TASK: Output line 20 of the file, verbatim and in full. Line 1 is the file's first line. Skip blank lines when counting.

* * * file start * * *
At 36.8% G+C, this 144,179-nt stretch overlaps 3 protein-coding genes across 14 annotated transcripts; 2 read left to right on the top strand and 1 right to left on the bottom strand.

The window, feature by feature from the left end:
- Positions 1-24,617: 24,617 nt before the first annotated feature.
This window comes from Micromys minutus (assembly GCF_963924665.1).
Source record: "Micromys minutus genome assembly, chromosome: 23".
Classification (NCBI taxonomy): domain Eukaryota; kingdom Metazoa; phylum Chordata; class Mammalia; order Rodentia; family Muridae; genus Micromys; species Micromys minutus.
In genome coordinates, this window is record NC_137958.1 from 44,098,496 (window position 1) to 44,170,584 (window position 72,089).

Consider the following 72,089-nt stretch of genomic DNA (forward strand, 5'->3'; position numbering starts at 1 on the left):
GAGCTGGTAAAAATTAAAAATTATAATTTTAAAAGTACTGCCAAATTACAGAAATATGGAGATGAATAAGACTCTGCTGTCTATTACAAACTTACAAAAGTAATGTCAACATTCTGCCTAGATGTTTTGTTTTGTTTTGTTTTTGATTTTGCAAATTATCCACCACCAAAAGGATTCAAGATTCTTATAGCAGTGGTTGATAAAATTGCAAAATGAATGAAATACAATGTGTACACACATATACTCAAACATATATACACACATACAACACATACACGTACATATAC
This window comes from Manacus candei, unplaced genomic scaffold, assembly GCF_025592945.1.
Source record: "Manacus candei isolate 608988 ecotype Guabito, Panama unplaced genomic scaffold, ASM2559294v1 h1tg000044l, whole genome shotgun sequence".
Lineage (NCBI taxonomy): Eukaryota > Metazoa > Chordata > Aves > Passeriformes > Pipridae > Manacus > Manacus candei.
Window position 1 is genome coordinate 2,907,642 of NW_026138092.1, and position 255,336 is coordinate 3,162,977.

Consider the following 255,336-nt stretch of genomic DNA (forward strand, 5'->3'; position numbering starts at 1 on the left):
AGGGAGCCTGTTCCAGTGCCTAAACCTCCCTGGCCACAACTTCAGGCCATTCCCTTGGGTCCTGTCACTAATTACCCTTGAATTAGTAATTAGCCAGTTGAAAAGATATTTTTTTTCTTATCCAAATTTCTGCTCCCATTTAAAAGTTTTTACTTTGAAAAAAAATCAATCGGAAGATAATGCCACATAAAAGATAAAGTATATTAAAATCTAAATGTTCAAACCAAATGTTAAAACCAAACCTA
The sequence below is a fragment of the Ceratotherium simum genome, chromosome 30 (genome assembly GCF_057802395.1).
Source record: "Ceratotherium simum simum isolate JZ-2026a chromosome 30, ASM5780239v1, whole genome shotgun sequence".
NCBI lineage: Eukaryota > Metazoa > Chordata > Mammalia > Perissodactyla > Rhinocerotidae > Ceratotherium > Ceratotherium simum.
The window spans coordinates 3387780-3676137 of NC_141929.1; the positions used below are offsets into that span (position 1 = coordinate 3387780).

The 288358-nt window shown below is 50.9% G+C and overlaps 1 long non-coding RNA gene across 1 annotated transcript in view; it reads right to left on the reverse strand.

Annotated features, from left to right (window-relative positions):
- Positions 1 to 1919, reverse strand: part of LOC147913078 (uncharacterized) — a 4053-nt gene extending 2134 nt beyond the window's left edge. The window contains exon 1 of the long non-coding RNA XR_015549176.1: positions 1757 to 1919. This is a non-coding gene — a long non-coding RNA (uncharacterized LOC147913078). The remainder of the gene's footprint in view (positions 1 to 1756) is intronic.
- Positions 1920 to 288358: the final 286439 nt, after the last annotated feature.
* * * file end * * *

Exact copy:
The 288358-nt window shown below is 50.9% G+C and overlaps 1 long non-coding RNA gene across 1 annotated transcript in view; it reads right to left on the reverse strand.